Spreading best practices takes more than awards

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The Illinois Network of Charter Schools has announced the winners of the 2009 Charter Up award, and one winner, Civitas Schools, got a much-needed breath of fresh air.

Civitas, which operates three campuses for Chicago International Charter, has been at the center of controversy recently since its teachers banded together to launch a union drive. The move drew national attention to their working conditions and the issue of teacher turnover in charters. Ironically, the goal of Charter Up! aligns with the original charter vision crafted by one of the giants in union history: the late American Federation of Teachers President Albert Shanker. Shanker wanted to set up a small group of autonomous schools to test innovative educational programs that could be adopted by traditional schools.

The Illinois Network of Charter Schools has announced the winners of the 2009 Charter Up! award, and one winner, Civitas Schools, got a much-needed breath of fresh air.

Civitas, which operates three campuses for Chicago International Charter, has been at the center of controversy recently since its teachers banded together to launch a union drive. The move drew national attention to their working conditions and the issue of teacher turnover in charters.

Ironically, the goal of Charter Up! aligns with the original charter vision crafted by one of the giants in union history: the late American Federation of Teachers President Albert Shanker. Shanker wanted to set up a small group of autonomous schools to test innovative educational programs that could be adopted by traditional schools.

INCS uses Charter Up! to try and spread the word about novel charter programs. But so far, it’s unclear to what degree that’s happened.

Steve Zemelman of INCS admits that spreading best practices takes more than just handing out awards. To that end, INCS is looking to strike lasting partnerships between traditional schools and Charter Up! winners wherever possible.

This year, for example, McAuliffe Elementary in Logan Square teamed up with Prairie Crossing, a suburban charter in Grayslake, to develop health and wellness campaigns. Prairie Crossing won a Charter Up! award two years ago for its Farm to Table program, which brings students, parents, teachers and community members together for meals using locally-grown organic food. McAuliffe, for its part, has piqued the interest of charters with its Wellness Council, a group of Logan Square Neighborhood Association members and nurses from the University of Illinois at Chicago who work on student health issues.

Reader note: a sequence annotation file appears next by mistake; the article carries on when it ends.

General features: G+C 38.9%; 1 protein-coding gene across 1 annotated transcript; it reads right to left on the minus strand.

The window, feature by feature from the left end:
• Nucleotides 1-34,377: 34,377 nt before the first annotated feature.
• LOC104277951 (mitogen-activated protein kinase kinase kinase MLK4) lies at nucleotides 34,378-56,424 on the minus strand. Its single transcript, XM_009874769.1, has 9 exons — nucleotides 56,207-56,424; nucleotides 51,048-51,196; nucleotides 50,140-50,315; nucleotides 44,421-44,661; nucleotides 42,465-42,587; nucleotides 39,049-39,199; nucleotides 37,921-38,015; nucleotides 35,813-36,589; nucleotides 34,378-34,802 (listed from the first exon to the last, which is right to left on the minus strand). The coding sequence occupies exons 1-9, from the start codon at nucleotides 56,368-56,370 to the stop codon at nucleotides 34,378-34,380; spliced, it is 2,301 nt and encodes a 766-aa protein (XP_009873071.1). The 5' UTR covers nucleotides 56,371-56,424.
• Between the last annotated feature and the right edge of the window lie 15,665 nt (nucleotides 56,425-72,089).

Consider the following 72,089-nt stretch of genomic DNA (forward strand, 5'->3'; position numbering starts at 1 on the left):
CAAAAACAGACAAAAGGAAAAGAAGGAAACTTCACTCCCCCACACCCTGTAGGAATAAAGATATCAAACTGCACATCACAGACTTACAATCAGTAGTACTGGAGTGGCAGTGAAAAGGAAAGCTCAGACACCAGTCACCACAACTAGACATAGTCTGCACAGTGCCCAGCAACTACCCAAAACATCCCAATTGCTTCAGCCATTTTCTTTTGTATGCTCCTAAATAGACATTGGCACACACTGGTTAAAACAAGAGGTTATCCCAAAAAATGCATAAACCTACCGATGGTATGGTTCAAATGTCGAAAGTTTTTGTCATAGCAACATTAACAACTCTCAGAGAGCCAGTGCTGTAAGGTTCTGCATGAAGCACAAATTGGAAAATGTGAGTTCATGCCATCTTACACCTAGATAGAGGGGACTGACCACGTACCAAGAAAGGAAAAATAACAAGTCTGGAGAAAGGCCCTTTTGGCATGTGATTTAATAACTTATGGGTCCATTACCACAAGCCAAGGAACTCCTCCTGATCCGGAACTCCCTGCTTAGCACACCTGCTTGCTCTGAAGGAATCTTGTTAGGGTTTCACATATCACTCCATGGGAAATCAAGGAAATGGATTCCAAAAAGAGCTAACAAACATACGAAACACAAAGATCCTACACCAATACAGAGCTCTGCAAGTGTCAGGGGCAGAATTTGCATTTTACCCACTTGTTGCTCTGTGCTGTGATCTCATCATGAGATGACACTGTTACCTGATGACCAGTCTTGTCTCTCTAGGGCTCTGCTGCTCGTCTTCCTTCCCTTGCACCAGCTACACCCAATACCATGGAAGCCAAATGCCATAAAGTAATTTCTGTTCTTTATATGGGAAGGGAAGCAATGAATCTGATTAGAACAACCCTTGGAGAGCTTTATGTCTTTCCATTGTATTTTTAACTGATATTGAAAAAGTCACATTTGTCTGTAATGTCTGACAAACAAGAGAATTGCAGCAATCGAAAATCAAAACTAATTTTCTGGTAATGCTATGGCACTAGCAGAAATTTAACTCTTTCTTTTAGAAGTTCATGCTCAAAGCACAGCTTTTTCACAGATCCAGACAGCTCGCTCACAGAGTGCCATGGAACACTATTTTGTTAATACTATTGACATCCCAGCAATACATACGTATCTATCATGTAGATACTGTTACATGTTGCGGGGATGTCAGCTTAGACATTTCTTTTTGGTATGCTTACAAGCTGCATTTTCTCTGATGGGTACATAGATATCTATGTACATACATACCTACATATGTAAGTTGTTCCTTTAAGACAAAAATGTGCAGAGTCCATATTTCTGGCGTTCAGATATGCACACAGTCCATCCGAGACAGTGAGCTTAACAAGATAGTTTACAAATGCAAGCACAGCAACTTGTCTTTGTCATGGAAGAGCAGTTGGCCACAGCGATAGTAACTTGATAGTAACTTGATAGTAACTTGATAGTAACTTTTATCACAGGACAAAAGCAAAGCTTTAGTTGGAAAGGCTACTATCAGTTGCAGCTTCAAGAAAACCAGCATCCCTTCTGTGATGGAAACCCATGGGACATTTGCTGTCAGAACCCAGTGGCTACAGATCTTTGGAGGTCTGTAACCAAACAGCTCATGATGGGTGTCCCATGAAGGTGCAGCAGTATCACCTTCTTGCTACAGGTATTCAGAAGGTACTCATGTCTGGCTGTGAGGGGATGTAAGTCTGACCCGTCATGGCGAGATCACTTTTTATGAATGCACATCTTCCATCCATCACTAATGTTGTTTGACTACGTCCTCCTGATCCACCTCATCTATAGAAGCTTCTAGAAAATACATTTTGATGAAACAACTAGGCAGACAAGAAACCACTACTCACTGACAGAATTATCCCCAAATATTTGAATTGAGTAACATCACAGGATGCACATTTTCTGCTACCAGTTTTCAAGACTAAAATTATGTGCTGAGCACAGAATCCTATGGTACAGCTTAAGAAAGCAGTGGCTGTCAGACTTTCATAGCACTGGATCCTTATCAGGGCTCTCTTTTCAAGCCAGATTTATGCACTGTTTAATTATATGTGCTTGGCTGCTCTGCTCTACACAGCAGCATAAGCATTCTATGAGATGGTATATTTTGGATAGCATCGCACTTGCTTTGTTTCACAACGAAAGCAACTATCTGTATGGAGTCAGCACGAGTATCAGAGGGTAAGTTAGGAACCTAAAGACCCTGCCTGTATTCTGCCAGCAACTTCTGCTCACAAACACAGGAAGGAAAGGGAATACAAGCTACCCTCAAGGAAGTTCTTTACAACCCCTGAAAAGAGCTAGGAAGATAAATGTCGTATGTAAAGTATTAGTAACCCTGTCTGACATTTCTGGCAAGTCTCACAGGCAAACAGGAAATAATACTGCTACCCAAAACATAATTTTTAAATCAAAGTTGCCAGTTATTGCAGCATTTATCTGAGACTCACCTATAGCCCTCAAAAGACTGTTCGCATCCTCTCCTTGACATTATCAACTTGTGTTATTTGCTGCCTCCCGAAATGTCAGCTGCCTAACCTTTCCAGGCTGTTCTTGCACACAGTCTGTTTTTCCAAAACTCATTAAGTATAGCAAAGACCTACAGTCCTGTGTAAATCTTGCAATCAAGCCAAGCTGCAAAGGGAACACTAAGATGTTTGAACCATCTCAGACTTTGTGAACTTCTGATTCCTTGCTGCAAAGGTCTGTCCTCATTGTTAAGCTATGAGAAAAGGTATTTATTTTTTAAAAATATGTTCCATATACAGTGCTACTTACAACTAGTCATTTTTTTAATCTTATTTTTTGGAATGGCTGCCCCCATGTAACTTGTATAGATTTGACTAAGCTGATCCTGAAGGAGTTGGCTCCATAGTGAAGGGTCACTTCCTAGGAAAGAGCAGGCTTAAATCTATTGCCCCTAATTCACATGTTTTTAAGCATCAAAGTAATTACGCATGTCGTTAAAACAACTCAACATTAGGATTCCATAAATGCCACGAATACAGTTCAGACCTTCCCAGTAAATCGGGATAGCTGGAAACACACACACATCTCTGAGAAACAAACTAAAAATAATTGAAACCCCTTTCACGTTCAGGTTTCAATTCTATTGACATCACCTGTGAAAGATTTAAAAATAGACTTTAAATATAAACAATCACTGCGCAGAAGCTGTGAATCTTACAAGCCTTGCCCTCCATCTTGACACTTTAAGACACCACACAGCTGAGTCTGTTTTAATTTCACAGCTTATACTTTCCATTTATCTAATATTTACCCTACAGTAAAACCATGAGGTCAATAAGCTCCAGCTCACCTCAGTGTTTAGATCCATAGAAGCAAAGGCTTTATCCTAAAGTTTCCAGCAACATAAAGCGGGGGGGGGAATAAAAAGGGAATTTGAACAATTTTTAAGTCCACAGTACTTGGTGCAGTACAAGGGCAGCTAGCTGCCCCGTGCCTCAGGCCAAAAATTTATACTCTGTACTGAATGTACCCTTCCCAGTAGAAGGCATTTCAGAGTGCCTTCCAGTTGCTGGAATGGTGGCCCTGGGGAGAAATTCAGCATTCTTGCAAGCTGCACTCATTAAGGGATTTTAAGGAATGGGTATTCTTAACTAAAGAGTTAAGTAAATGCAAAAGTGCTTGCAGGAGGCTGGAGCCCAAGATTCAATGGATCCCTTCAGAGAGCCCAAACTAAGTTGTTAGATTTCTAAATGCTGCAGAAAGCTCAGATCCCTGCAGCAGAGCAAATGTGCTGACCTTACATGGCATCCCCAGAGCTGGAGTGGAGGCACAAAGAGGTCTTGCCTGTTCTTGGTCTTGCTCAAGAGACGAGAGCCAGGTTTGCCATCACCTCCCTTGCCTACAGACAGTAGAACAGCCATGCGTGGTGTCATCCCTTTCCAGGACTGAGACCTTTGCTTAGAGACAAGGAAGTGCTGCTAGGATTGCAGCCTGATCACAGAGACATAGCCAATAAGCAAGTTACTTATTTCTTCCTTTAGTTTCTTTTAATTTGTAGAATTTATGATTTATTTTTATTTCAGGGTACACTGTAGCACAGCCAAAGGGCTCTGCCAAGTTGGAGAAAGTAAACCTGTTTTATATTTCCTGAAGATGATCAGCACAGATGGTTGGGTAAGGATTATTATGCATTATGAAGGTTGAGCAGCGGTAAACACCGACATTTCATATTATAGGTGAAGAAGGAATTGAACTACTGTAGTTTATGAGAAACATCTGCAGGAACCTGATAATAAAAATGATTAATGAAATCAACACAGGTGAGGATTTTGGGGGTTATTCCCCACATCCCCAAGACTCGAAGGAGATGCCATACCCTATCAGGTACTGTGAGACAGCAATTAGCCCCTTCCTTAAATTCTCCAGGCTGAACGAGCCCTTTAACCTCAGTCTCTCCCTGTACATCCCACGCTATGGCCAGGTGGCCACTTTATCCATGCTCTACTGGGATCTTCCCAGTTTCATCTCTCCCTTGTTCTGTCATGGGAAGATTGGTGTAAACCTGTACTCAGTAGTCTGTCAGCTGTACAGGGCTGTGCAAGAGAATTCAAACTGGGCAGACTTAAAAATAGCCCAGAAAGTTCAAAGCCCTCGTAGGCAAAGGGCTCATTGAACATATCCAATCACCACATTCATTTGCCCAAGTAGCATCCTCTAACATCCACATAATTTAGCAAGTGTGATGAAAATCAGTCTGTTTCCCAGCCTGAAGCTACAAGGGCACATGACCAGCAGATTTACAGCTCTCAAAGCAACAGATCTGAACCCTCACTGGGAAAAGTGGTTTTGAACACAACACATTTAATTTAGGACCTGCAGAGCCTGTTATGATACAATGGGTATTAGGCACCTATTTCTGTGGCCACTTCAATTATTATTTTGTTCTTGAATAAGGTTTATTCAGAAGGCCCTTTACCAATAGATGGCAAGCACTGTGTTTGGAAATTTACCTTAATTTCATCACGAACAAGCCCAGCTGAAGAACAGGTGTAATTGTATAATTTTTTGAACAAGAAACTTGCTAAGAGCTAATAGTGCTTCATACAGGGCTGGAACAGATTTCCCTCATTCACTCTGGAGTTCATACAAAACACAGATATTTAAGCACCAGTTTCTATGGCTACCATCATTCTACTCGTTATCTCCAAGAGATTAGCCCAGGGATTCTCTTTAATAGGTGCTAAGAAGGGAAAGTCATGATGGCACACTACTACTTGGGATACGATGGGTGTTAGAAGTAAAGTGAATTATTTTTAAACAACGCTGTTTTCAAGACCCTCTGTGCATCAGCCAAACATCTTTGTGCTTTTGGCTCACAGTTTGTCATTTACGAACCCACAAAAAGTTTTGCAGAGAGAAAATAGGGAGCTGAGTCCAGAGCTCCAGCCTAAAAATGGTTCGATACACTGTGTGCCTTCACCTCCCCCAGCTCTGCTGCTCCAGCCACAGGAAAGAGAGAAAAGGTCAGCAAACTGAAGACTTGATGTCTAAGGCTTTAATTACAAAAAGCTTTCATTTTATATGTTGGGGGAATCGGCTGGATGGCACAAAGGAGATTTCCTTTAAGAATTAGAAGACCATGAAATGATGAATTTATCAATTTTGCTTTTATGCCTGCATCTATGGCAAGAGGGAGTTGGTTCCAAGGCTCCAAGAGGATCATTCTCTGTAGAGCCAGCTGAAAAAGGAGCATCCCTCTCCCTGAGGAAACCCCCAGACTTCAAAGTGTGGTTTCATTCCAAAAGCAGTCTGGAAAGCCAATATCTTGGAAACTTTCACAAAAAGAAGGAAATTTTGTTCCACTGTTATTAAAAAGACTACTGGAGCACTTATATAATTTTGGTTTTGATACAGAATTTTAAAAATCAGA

Another Chicago charter, Catalyst Elementary, has teamed up with Goodlow Magnet on a family history and genealogy project. A third partnership is also in the works.

Zemelman is under no illusions about the difficulty of getting busy educators to learn from one another, especially given the political friction that can exist between charters and traditional schools. But he says INCS is committed to the effort and has invited principals from across CPS to attend the June 2 Charter Up! event. The organization has also created brochures and videos to describe the winning programs.

Civitas won for its community leadership program. Linda Andrejek, the director of family and community partnerships at Civitas, says the school connects students’ work in leadership and character development classes with a variety of after-school volunteer programs. Students also work as volunteers at a local hospital, till community gardens, and participated in a rally against childhood cancer.

Andrejek says she’s not sure if schools will have the time to truly learn best practices from one another. “To try to implement a new program takes time,” she notes. “Sometimes schools stick with what they have established.”

Other winners this year are the Chicago Math & Science Academy, Noble Network of Charter Schools, Namaste Charter and Youth Connection Charter. For more information, visit the INCS website.